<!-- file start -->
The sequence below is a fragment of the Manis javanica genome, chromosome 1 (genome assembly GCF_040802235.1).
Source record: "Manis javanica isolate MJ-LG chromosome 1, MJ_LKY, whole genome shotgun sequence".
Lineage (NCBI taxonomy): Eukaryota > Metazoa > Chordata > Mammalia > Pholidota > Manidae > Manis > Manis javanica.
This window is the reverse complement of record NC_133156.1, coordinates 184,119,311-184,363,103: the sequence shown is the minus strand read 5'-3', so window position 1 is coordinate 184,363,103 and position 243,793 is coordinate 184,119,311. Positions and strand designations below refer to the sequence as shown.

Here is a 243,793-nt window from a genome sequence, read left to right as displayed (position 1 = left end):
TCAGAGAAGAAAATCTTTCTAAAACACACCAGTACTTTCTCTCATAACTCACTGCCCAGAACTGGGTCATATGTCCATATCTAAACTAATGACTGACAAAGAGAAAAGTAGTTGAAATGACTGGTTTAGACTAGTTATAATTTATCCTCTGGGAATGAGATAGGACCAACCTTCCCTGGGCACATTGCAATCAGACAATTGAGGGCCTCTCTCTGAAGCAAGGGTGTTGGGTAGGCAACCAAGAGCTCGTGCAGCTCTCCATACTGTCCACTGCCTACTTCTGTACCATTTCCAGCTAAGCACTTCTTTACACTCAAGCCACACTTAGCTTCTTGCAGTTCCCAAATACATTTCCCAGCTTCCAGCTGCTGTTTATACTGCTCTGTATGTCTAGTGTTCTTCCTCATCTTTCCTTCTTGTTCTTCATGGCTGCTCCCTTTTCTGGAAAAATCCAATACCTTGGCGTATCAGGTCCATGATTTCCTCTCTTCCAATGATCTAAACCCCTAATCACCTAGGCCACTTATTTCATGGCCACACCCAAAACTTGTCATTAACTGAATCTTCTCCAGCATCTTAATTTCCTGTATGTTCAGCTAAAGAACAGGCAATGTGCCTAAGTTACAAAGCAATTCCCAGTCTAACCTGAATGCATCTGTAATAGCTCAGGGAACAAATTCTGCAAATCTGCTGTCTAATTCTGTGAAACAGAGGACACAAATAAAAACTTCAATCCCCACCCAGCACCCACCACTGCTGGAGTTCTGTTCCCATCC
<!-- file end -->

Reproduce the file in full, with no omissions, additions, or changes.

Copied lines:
The sequence below is a fragment of the Manis javanica genome, chromosome 1 (genome assembly GCF_040802235.1).
Source record: "Manis javanica isolate MJ-LG chromosome 1, MJ_LKY, whole genome shotgun sequence".
Lineage (NCBI taxonomy): Eukaryota > Metazoa > Chordata > Mammalia > Pholidota > Manidae > Manis > Manis javanica.
This window is the reverse complement of record NC_133156.1, coordinates 184,119,311-184,363,103: the sequence shown is the minus strand read 5'-3', so window position 1 is coordinate 184,363,103 and position 243,793 is coordinate 184,119,311. Positions and strand designations below refer to the sequence as shown.

Here is a 243,793-nt window from a genome sequence, read left to right as displayed (position 1 = left end):
TCAGAGAAGAAAATCTTTCTAAAACACACCAGTACTTTCTCTCATAACTCACTGCCCAGAACTGGGTCATATGTCCATATCTAAACTAATGACTGACAAAGAGAAAAGTAGTTGAAATGACTGGTTTAGACTAGTTATAATTTATCCTCTGGGAATGAGATAGGACCAACCTTCCCTGGGCACATTGCAATCAGACAATTGAGGGCCTCTCTCTGAAGCAAGGGTGTTGGGTAGGCAACCAAGAGCTCGTGCAGCTCTCCATACTGTCCACTGCCTACTTCTGTACCATTTCCAGCTAAGCACTTCTTTACACTCAAGCCACACTTAGCTTCTTGCAGTTCCCAAATACATTTCCCAGCTTCCAGCTGCTGTTTATACTGCTCTGTATGTCTAGTGTTCTTCCTCATCTTTCCTTCTTGTTCTTCATGGCTGCTCCCTTTTCTGGAAAAATCCAATACCTTGGCGTATCAGGTCCATGATTTCCTCTCTTCCAATGATCTAAACCCCTAATCACCTAGGCCACTTATTTCATGGCCACACCCAAAACTTGTCATTAACTGAATCTTCTCCAGCATCTTAATTTCCTGTATGTTCAGCTAAAGAACAGGCAATGTGCCTAAGTTACAAAGCAATTCCCAGTCTAACCTGAATGCATCTGTAATAGCTCAGGGAACAAATTCTGCAAATCTGCTGTCTAATTCTGTGAAACAGAGGACACAAATAAAAACTTCAATCCCCACCCAGCACCCACCACTGCTGGAGTTCTGTTCCCATCC